Figgins Sets Table, Willits Cleans Up

Times Staff Writer

With the Angels offense in downshift mode after a torrid three-week stretch to start July, Chone Figgins figured the 10th inning of Saturday night’s game against Kansas City was a good time to kick his game into overdrive.

Entering as a pinch-hitter with the score tied, Figgins drew a four-pitch walk from reliever Todd Wellemeyer to open the 10th inning, stole second, took third when catcher Paul Phillips’ throw bounced into center field and scored the winning run on Reggie Willits’ single to left-center field.

Closer Francisco Rodriguez survived a high-wire 10th, issuing two one-out walks before retiring Shane Costa on a soft liner to first base and striking out Angel Berroa to save a 4-3 victory over the Royals in Kauffman Stadium, ending the Angels’ three-game losing streak.

It was a night of firsts for Willits, who, in his first big league start, led off the game with his first major league hit, a single, scored his first run on Maicer Izturis’ triple and stole his first base in the seventh. Willits knocked in the player he was subbing for, Figgins, with his first game-winning run batted in.


It was not a night of firsts for the Angels offense, which managed only six hits and has reverted to its April-May-June form after hitting .322 with 24 home runs and 93 runs during its 13-1 run to start July.

The Angels, who are two games behind Oakland in the American League West, had six hits Friday and seven Thursday, both losses to the Royals. They’re batting .231 (32 for 138) with two home runs and 15 runs in their last four games, rekindling calls for them to acquire a power bat before the July 31 trade deadline.

“If we don’t change the dynamics of the team, it doesn’t mean we’re not going to reach our goal,” Manager Mike Scioscia said. “Obviously, our chances are better if we add a bat. The bottom line is the offense we’ve seen in the last three or four weeks is enough for us to reach our goal and go deep into the season.

“But it’s contingent on things that are not proven quantities, kids like Kendry Morales, Mike Napoli and Izturis. They’ve been holding their own so far, and that needs to continue. The scary thing is the injury that takes one guy away for three weeks or a month. That’s something we might not have the depth to absorb.”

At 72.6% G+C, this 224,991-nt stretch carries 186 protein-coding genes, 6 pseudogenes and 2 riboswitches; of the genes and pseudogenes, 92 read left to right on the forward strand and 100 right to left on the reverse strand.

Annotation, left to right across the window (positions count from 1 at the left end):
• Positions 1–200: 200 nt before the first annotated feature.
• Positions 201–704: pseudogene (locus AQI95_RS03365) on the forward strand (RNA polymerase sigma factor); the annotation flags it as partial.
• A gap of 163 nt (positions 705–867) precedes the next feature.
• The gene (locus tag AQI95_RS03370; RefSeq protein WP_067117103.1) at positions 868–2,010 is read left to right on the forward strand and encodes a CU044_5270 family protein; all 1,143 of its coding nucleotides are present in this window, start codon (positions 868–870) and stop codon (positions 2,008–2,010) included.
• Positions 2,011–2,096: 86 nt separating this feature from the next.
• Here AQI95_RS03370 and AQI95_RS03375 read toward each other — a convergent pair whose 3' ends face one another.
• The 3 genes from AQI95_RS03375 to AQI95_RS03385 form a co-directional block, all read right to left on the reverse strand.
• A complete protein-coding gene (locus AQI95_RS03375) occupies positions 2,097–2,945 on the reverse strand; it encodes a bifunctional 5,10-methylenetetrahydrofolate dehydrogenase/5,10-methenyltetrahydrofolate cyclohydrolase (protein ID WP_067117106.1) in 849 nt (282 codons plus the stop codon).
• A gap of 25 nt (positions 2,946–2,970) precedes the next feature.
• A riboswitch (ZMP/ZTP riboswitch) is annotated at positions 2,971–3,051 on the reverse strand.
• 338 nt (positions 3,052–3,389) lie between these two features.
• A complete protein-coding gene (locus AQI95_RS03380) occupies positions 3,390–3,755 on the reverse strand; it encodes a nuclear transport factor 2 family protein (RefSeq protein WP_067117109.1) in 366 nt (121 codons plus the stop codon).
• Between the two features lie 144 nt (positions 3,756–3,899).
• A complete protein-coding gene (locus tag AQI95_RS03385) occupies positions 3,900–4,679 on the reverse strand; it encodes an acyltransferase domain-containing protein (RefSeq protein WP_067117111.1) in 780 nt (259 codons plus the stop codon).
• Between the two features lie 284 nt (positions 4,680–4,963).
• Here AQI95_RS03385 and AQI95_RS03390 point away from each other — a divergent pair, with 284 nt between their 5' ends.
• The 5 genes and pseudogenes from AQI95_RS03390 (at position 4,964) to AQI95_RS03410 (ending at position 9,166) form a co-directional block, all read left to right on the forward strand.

The Angels can absorb a lack of offense if they pitch as they did Saturday, when Kelvim Escobar, despite developing a “huge” blister on the middle finger of his pitching hand, overcame a three-run, five-hit first to blank the Royals on four hits over the next six innings, and Scot Shields had two innings of scoreless relief.

They also have the ability to create offense outside the batter’s box, as Figgins did in the 10th inning. The Royals cracked the door open, and Figgins, who leads the AL with 38 stolen bases, busted through.

“If I got the opportunity, I was going to steal in that situation,” Figgins said. “It’s satisfying to get the opportunity to create things. In that situation, you can hit and run, bunt, bunt and run, or straight steal. There are so many things you can do.”

The Angels were also opportunistic in the seventh, when Morales walked, took third on Adam Kennedy’s ground-rule double and scored on reliever Ambiorix Burgos’ wild pitch to tie the score, 3-3.


That took Escobar, who said his blister shouldn’t hinder his next start, off the hook and left the game in the usually reliable hands of Shields, who blanked the Royals in the eighth despite giving up a leadoff single to Joey Gathright, and Rodriguez, who gave the Angels a little scare before recording his 24th save.

“I was just missing my spots and getting behind in the counts,” Rodriguez said. “With the game on the line I had to find a way to get on track. I worked on throwing my breaking ball for first-pitch strikes, got ahead, and put them away.”